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Christ the Center (Ministers Paperback Library)

4.2  ·  Rating Details ·  339 Ratings  ·  18 Reviews
The New York Times Book Review states, “It would be impossible to overrate Dietrich Bonhoeffer’s importance as a disciple, a great Christian and moral leader.” Christ the Center cogently presents the basis of Bonhoeffer’s thinking about Jesus Christ and offers the key to his entire theology. A classic work of Christological thought, both edifying and uplifting, Christ the ...more
Paperback, 128 pages
Published September 1st 2009 by HarperOne (first published January 1st 1960)
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Dec 22, 2012 Josh rated it it was amazing
The text of this book was originally delivered as a series of lectures in Berlin in the summer of '33. It can be found now in Volume 12 of the Dietrich Bonhoeffer Works Series. This is a must-read for anyone interested in the development of the maturing thought of Bonhoeffer and anyone with a healthy interest in a christology that goes beyond liberal theology to reclaim the real historical, actual Jesus of the biblical text as the Christ of faith. Bonhoeffer accomplishes this feat not in a moder ...more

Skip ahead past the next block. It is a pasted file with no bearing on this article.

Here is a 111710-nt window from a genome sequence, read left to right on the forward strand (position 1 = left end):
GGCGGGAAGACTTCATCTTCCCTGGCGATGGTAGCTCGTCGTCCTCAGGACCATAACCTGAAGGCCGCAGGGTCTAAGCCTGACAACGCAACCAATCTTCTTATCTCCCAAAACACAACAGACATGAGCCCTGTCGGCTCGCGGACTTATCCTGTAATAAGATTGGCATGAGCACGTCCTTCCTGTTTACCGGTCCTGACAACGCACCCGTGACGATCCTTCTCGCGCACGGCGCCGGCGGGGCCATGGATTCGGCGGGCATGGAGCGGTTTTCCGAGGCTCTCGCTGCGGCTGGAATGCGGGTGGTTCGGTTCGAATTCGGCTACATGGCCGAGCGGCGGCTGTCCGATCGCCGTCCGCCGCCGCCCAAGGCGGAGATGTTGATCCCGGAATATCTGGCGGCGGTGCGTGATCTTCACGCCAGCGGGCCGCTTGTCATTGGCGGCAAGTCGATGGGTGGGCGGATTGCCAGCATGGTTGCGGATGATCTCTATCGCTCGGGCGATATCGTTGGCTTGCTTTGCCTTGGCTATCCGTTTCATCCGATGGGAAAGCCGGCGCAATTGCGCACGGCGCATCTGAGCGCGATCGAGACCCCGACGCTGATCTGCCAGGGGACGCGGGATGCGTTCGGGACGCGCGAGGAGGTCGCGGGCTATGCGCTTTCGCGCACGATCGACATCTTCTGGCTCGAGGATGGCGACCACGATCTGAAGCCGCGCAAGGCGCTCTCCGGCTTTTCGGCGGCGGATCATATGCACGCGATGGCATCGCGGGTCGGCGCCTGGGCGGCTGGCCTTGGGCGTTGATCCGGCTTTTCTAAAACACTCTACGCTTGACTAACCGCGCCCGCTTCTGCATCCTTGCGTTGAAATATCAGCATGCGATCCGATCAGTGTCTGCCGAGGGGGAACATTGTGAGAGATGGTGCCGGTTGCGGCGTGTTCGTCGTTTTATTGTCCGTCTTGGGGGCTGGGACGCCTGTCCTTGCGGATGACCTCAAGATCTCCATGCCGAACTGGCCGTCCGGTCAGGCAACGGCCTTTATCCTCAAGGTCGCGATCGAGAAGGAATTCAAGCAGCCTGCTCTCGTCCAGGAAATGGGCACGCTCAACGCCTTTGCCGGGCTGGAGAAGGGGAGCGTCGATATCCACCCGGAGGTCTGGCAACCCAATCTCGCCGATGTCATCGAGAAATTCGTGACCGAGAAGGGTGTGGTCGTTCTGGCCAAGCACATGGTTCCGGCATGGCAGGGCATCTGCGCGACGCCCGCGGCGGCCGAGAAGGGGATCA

Jan 22, 2015 Michael rated it liked it
Shelves: theology
This series of lectures given by Dietrich Bonhoeffer early in his career is a mixed bag.  His original lecture notes did not survive.  The book reproduces the lectures through notes taken by Bonhoeffer's students.  The theological content is quite good.  It could hardly be otherwise.  But the presentation is poor and lacking in clarity.  It's obvious that one is reading someone else's notebook.
The gist of Bonhoeffer's lectures is that Jesus, the Christ, is the center of all things: creation, h
Joe Dantona
Mar 20, 2011 Joe Dantona rated it really liked it
In this collection of notes on Bonhoeffer's christology lectures in Berlin, the reader is taken to "the center and border of his existence" in an encounter with Jesus Christ. The book's purpose is as a summary and introduction to christology (especially Lutheran christology, and its history and interactions with "liberal Christianity"), as well as a summary, defense and exposition of the Chalcedonian definition of the Hypostatic Union. In its exploration of christology, Chalcedon and the various ...more
Aug 12, 2013 Sam rated it it was amazing